"You know, we all are blessed to have freedoms in our country but with freedom comes responsibility," says Dr. Levine.By Andy Sheehan

PITTSBURGH (KDKA/AP) – Pennsylvania Health Secretary Dr. Rachel Levine announced targeted efforts to stem the surge of new coronavirus cases Tuesday.

“There is now aggressive, unrelenting, expanding, broad community spread across the country,” Dr. Levine says.

Among the new efforts aimed at slowing the spread, Dr. Levine issued orders on out-of-state travel and mask-wearing.

Anyone who visits from another state is required to have a negative COVID-19 test within 72 hours of entering the state. If they can’t or choose not to get a test, or they’re still waiting on results, they have to quarantine for 14 days.

The same goes for Pennsylvanians visiting other states. They’re required to get a test 72 hours prior to returning or they have to quarantine for 14 days.

“We really want people to stay at home, to stay within their household, and not to travel,” says Dr. Levine. “For example, to do a lot of traveling to see friends and family during the Thanksgiving holiday.”

This order doesn’t apply to people who commute to and from another state for work. It goes into effect on Friday, Nov. 20.

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As for masks, they’re now required to be worn indoors and outdoors if you’re away from home.

If you’re outdoors and can’t socially distance from someone who doesn’t live in your household, you have to wear a mask. If you’re indoors, masks will be required even if you are physically distant from people who don’t live in your household.

When asked if the orders were empty rhetoric, Dr. Levine says “absolutely not,” adding, “in the end, people will have the consequences of their actions.”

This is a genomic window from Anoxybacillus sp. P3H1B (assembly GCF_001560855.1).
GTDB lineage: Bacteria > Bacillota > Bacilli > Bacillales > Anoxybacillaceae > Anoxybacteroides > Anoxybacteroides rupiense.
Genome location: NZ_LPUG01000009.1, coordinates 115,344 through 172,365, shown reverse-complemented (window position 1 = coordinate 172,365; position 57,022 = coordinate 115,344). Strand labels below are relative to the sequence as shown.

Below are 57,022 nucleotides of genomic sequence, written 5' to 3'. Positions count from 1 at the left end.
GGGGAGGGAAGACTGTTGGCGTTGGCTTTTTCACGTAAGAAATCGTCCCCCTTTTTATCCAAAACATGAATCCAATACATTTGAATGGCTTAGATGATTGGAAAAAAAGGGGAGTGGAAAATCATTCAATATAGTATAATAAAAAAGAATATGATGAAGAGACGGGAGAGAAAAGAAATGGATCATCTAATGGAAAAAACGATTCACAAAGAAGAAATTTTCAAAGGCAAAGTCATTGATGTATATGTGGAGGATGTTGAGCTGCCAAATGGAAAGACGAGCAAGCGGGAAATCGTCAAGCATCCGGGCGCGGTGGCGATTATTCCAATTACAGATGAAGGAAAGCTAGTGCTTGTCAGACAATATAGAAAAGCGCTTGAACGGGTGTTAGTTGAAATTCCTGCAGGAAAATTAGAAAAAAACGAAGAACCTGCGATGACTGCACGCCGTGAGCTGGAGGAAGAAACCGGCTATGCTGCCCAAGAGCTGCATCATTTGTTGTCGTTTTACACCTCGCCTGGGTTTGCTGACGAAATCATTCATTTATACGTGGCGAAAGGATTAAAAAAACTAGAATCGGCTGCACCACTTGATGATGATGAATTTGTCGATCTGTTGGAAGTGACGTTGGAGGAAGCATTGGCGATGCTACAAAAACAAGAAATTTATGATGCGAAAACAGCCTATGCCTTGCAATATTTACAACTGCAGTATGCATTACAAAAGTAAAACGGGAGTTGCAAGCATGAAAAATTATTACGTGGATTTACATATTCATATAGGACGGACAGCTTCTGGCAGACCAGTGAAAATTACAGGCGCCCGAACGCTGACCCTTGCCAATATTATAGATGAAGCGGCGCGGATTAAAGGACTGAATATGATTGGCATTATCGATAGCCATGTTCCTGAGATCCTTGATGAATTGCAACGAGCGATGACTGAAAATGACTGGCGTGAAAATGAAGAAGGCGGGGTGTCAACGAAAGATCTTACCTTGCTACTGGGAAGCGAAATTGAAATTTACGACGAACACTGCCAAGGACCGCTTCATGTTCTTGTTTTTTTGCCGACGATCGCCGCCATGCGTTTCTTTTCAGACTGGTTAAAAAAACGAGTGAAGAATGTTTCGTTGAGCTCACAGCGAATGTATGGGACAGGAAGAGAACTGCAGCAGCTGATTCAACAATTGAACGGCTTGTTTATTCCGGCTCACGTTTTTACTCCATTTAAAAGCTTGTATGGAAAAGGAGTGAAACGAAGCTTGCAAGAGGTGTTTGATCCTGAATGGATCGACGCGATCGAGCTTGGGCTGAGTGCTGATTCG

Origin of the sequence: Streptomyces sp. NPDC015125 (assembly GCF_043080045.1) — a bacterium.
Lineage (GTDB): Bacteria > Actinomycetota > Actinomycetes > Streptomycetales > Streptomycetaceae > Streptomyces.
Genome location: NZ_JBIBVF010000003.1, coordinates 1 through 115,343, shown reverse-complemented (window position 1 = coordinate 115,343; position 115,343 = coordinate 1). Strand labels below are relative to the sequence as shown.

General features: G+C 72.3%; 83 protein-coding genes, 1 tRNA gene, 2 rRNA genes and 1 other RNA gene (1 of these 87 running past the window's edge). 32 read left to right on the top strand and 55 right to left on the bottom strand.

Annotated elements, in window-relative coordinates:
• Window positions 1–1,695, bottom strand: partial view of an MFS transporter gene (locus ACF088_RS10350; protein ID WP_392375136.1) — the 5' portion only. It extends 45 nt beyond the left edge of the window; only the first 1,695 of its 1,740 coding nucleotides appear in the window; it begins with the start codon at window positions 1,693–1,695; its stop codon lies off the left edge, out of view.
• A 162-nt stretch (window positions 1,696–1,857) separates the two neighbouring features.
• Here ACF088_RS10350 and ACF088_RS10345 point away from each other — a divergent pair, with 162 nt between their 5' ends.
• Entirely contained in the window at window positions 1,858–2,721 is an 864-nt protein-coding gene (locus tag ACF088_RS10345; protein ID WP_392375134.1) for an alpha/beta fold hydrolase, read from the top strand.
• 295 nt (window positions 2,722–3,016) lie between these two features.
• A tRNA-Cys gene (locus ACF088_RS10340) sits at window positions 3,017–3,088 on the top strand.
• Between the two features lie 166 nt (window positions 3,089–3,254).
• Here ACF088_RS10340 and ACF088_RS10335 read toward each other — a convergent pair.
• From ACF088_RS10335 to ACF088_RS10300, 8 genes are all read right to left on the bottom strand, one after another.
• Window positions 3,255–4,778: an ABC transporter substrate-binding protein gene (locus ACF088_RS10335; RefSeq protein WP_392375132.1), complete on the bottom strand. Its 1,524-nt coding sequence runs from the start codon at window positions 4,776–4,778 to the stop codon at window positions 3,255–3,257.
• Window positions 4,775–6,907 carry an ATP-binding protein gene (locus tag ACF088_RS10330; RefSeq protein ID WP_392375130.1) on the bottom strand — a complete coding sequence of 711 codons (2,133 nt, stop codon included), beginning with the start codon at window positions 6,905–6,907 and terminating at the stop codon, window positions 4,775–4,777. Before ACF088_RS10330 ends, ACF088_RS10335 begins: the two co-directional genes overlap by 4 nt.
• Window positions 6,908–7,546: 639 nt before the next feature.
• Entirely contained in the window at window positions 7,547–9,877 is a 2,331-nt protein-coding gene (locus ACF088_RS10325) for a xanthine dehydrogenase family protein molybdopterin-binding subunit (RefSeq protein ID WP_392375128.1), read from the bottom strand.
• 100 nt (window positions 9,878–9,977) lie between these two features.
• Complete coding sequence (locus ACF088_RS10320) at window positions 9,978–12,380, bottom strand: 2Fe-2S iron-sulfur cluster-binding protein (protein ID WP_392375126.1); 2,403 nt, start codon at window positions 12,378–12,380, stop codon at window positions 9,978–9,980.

Unlike states like New York, which has threatened large fines for violators, compliance will largely be on the honor system since the state has no plans for enforcement or penalty.

“You know, we all are blessed to have freedoms in our country but with freedom comes responsibility, and right now that means following these orders and guidance in terms of stopping the spread of a COVID-19 in Pennsylvania,” says Levine.

She also says as secretary of health, she has the authority to enforce isolation and quarantines.

“We’re looking to take people to court to be able to do that, but I do have that authority,” says Dr. Levine. “And so we cannot check every car driving into Pennsylvania and we have no plans to check everybody coming off every airplane in Pennsylvania. We are stating what our orders are and we want to communicate that we expect that people will comply.”

Also announced Tuesday were guidelines for hospitals and recommendations for colleges to implement a testing plan for students returning to class after the holidays.

Citing modeling from the University of Washington, Levine said Pennsylvania’s health systems now run the risk of running out of intensive care beds in December. She’s asking they schedule elective surgeries now and render mutual aid in the event of a surge.

Like the rest of the nation, Pennsylvania has seen coronavirus infections explode in recent weeks. The state is reporting more than 5,000 new infections per day, up more than 115% in just two weeks, and hospitalizations and the percentage of tests coming back positive are up sharply.

Statewide percent positivity for last week is at 9.6%, compared to 6.9% the week before. Sixty-two of the 67 counties have positivity rates above 5%, including Allegheny County, which stands at 7.7%.

Deaths are on the rise as well. So far 9,355 people have died.

Governors and mayors around the country have been tightening restrictions in response to the worsening pandemic. On Monday, Philadelphia said it would ban indoor gatherings and indoor dining and shutter casinos, gyms, museums and libraries.

Pennsylvania already has a statewide mask mandate, limits on indoor and outdoor gatherings and occupancy restrictions at bars and restaurants.

Dr. Levine said Monday this “significant” fall resurgence is happening in part because the colder weather is driving people inside, where respiratory viruses like COVID are spread more easily.

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